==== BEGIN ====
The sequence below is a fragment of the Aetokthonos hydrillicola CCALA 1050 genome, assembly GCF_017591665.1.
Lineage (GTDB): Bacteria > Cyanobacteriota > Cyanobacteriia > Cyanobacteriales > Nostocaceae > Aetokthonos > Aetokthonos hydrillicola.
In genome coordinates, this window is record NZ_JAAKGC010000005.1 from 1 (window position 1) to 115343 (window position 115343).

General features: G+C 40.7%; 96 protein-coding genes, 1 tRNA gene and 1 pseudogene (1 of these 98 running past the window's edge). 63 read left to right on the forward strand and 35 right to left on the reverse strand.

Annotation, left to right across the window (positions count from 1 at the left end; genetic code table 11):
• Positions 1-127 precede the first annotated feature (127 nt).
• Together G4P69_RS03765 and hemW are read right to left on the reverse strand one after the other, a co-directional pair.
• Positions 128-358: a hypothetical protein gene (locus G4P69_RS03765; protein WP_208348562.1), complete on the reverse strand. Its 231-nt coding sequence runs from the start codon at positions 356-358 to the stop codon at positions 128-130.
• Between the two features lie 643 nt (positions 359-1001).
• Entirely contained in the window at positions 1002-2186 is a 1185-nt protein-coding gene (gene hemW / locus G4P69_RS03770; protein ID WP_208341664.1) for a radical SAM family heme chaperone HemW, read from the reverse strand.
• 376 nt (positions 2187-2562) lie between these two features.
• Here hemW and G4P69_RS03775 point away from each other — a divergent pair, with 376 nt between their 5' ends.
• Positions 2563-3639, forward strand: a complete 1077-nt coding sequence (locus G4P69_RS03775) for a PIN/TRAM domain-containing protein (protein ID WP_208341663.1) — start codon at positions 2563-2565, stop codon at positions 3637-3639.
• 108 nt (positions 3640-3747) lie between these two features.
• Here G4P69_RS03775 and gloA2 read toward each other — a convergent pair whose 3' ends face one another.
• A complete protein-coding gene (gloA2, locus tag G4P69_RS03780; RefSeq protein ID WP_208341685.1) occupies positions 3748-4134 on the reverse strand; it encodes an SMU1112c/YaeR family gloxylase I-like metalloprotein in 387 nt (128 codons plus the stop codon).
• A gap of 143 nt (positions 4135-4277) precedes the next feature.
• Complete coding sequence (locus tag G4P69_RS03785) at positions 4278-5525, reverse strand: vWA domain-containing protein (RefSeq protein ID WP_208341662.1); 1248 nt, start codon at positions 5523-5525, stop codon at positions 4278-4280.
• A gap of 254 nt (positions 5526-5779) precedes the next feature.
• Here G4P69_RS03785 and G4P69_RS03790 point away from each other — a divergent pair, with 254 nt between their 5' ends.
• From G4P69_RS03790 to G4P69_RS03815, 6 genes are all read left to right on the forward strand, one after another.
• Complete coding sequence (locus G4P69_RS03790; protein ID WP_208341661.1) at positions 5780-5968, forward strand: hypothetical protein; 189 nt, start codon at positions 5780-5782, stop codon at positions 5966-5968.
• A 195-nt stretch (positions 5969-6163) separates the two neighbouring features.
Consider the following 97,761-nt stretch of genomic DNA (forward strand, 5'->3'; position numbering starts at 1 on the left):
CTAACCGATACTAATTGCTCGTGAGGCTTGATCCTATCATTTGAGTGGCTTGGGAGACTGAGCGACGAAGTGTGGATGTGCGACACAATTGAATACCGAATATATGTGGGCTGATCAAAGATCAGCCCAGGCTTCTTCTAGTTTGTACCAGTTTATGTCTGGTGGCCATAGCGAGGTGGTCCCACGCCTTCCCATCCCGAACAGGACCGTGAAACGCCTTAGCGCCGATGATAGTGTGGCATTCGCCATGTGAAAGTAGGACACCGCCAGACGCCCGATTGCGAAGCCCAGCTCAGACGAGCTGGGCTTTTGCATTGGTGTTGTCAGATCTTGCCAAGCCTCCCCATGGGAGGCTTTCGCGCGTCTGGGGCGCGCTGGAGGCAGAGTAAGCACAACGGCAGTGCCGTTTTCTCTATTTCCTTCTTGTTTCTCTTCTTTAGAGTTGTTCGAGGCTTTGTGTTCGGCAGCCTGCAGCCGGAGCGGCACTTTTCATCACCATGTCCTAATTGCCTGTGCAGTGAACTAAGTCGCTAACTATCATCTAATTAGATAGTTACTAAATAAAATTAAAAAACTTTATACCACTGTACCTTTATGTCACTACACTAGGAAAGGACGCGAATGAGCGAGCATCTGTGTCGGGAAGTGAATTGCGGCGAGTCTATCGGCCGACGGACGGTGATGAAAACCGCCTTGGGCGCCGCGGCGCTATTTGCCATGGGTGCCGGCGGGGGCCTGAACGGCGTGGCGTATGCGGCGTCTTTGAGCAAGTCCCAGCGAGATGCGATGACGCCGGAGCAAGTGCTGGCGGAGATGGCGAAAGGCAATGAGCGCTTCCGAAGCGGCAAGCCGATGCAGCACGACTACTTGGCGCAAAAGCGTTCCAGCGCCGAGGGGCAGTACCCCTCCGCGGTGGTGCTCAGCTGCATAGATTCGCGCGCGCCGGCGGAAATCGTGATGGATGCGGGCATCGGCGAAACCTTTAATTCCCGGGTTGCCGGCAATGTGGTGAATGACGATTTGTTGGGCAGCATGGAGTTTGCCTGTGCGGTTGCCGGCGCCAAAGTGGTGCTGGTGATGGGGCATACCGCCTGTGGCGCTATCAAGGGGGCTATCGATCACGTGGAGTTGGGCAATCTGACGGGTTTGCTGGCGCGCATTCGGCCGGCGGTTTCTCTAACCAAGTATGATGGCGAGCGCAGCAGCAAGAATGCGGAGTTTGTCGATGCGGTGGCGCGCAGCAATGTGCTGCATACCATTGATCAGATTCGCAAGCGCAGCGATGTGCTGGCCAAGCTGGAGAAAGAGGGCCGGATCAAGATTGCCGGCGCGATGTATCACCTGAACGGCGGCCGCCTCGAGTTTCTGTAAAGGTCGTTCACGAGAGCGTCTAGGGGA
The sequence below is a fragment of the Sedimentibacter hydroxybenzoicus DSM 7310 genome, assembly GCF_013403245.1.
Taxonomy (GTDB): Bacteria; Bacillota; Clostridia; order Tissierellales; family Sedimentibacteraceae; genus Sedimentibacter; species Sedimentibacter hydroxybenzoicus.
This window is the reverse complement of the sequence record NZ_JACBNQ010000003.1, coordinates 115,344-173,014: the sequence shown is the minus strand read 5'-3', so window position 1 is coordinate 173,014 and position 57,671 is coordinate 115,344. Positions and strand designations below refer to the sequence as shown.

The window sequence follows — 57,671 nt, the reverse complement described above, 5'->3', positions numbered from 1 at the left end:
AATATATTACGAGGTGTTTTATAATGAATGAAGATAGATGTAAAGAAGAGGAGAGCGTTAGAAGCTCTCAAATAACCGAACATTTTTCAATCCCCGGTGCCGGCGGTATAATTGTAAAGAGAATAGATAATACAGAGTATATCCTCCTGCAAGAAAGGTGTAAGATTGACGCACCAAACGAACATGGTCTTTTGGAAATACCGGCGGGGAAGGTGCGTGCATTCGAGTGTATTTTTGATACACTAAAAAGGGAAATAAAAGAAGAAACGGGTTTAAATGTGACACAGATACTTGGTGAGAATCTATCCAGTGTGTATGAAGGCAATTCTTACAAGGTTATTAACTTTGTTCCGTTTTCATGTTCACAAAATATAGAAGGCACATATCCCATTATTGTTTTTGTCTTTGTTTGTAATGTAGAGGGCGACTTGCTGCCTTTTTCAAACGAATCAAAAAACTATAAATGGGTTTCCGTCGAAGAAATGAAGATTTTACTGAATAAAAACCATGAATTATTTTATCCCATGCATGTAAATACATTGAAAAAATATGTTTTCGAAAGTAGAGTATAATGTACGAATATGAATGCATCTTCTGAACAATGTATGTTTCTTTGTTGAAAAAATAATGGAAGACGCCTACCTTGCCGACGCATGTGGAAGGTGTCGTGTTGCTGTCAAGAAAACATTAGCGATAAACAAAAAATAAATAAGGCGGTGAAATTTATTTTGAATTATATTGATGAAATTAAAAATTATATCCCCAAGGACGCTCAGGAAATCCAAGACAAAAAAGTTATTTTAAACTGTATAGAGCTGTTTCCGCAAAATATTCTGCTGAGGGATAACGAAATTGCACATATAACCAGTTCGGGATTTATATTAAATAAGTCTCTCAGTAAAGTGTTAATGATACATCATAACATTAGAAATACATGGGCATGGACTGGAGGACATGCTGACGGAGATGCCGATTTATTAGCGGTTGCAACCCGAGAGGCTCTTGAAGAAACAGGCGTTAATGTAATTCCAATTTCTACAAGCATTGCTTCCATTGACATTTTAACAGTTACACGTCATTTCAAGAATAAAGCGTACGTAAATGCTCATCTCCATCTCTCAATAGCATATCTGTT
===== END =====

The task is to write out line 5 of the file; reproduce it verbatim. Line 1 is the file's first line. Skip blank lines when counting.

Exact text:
Annotation, left to right across the window (positions count from 1 at the left end; genetic code table 11):